The bar was set pretty high on Saturday, but the final day of the Newport Folk Festival was just as impressive.
On Sunday, our team spent much more time at the Fort stage than we did on Saturday. New Jersey pre-teen/teen trio, Sleepy Man Banjo Boys, backed up by a bassist and their uncle on mandolin, kicked off a day of Fort performances with a jaw-dropping set of traditional bluegrass tunes. Then Sara Watkins jumped on stage with brother Sean and her band, who were joined by multiple special guests, but not fellow former Nickel Creeker Chris Thile. Later, Minnesota rapidgrass band Trampled by Turtles rocked the Fort with a diverse and impressive set, which included a moving performance of “Widower’s Heart” and rocking performance of “Walt Whitman.” And then there was “The Screaming Eagle of Soul” Charles Bradley, who began his career at 62 and has more soul and better moves than any artist I’ve ever seen, anywhere. Bradley, a teenage runaway who lived on the streets and in subway cars for two years, seemed to be watched by more festival performers than any other. The Head and the Heart and Conor Oberst followed, each delivering intense performances to massive crowds. THATH even performed a few impressive new songs, showing that they will hopefully outlive their hugely popular first album. Folk legend Jackson Browne has still got it and closed the show with many guests, but before a crowd that diminished as the rain increasingly fell.
Like Saturday, the Harbor Stage housed most of the memorable acts on Sunday. Canada’s Deep Dark Woods delivered a beautiful and well-attended set that ranked high on my list of favorite performances. A nice festival moment happened when frontman Ryan Boldt broke a string and then finished out the show with a beautiful Gibson guitar offered up by James Maple of GraveRobbers. Members of Blind Pilot and The Low Anthem gathered to listen back stage. But it was The Tallest Man on Earth that impressed me the most out of any performance on Saturday or Sunday this year. A packed out crowd watched and chanted song after song as this tiny man sang, played and danced, filling the stage better than a small orchestra.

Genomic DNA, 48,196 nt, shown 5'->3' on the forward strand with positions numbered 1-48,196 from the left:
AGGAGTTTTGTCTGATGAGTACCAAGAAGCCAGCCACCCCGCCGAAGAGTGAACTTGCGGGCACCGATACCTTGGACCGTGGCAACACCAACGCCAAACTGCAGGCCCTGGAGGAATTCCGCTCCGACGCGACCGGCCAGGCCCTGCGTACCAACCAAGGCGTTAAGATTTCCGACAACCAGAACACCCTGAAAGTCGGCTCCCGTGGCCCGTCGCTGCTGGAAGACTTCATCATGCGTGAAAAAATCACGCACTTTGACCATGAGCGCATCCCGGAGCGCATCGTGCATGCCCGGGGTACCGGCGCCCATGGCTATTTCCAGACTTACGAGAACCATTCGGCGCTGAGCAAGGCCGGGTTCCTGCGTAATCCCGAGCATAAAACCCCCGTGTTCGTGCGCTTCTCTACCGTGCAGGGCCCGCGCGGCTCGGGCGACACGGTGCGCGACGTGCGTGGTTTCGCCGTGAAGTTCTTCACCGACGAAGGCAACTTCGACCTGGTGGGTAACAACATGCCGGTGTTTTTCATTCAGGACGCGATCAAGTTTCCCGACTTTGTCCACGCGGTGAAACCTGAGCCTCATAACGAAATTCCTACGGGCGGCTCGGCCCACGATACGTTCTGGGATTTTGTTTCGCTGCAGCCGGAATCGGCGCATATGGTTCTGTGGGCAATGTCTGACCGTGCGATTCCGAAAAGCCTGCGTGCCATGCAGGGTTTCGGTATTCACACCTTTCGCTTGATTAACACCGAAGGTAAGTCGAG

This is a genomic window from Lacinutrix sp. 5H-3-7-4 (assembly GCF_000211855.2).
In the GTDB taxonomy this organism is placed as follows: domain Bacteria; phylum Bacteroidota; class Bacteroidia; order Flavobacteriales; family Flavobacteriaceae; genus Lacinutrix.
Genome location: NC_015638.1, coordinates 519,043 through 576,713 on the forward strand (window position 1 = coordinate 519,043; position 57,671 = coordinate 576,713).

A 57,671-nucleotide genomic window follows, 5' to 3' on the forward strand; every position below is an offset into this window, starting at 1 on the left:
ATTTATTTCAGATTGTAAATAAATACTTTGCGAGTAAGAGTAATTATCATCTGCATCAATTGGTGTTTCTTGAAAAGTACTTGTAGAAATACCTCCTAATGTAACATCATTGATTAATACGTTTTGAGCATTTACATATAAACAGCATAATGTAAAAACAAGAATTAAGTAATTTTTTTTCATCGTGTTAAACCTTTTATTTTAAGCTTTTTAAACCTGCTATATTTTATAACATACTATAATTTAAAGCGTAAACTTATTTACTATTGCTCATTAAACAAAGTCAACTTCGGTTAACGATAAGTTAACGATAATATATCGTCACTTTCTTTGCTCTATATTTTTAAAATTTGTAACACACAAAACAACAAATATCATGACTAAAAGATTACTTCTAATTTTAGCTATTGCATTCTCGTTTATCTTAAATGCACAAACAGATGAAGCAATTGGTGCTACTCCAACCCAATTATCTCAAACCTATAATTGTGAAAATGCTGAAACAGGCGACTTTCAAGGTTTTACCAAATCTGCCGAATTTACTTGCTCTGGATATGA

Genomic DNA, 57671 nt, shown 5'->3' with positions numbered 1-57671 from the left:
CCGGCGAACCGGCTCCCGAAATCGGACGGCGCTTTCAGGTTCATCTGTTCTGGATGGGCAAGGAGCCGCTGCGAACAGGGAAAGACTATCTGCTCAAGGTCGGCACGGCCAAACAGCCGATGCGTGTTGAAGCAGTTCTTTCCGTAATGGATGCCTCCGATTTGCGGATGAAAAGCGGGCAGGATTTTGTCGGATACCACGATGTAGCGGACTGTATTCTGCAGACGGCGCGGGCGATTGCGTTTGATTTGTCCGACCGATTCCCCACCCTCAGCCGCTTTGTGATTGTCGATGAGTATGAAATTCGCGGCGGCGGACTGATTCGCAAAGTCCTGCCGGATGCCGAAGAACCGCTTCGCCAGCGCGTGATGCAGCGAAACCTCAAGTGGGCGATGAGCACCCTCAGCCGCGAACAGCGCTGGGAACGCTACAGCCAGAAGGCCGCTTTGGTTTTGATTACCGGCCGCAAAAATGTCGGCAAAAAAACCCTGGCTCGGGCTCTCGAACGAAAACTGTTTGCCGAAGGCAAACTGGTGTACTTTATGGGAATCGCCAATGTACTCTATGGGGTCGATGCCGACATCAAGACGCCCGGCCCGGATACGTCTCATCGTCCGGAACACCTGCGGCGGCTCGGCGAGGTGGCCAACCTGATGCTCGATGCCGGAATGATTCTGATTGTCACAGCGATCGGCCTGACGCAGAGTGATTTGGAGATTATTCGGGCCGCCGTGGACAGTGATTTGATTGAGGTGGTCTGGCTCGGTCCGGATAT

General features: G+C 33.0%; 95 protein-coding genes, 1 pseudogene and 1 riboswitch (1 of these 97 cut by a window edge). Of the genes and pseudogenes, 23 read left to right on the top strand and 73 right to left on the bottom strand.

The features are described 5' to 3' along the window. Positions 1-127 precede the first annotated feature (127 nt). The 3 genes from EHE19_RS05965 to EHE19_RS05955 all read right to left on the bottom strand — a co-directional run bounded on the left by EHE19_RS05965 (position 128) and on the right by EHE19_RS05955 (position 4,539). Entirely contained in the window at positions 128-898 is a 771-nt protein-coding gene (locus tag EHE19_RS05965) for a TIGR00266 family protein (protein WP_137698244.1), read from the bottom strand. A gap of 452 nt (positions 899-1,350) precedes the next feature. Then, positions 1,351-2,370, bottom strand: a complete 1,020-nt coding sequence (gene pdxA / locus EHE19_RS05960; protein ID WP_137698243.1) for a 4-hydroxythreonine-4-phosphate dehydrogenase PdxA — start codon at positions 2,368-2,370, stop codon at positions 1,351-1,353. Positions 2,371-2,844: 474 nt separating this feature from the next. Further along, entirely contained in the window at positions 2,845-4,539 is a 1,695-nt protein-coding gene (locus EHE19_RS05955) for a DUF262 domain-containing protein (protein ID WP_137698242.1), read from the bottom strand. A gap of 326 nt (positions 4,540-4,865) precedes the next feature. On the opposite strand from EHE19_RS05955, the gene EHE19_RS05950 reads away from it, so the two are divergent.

Over on the Quad stage, Joe Fletcher closed his impressive Newport debut set surrounded by fellow Rhode Island folkers, including several members of The Low Anthem. Jay Farrar (Son Volt, Gob Iron, Uncle Tupelo), Will Johnson (Centro-matic, South San Gabriel), Anders Parker (Varnaline, Gob Iron) and Jim James (My Morning Jacket, Monsters of Folk) performed their interpretation of Woody Guthrie’s previously unrecorded lyrics. The performance, though a bit more electric than I would have liked, was one of the most polished and memorable of the day, as the Guthrie family watched from backstage. Later, Gary Clarke Jr. delivered some solid blues, but it was Iceland’s folk pop band Of Monsters and Men that drew one of the largest (and certainly the youngest) crowds of the festival. Yes, the more poppy you get, the bigger the crowds get, but there were tons of baby boom folkers hitting the “hey choruses” during “Little Talks.” The band brought a much needed energy to the festival, strategically timed to perform at the point where the crowd is starting to tire.
But there was plenty that happened off the stage as well. A crowd gathered as Jonah Tolchin wandered the grounds, playing without shoes and singing traditional folk songs. Also, slightly offstage and as the rain began to pour down, Punch Brothers rewarded those that braved the storm for their main set, with a mini unplugged set in the crowd as the stage hands began to tear down. It was catching moments like those that makes this festival the unique, communal gathering that it is.
Here are a few photos…stay tuned for our closing thoughts, more photos and some other fun stuff.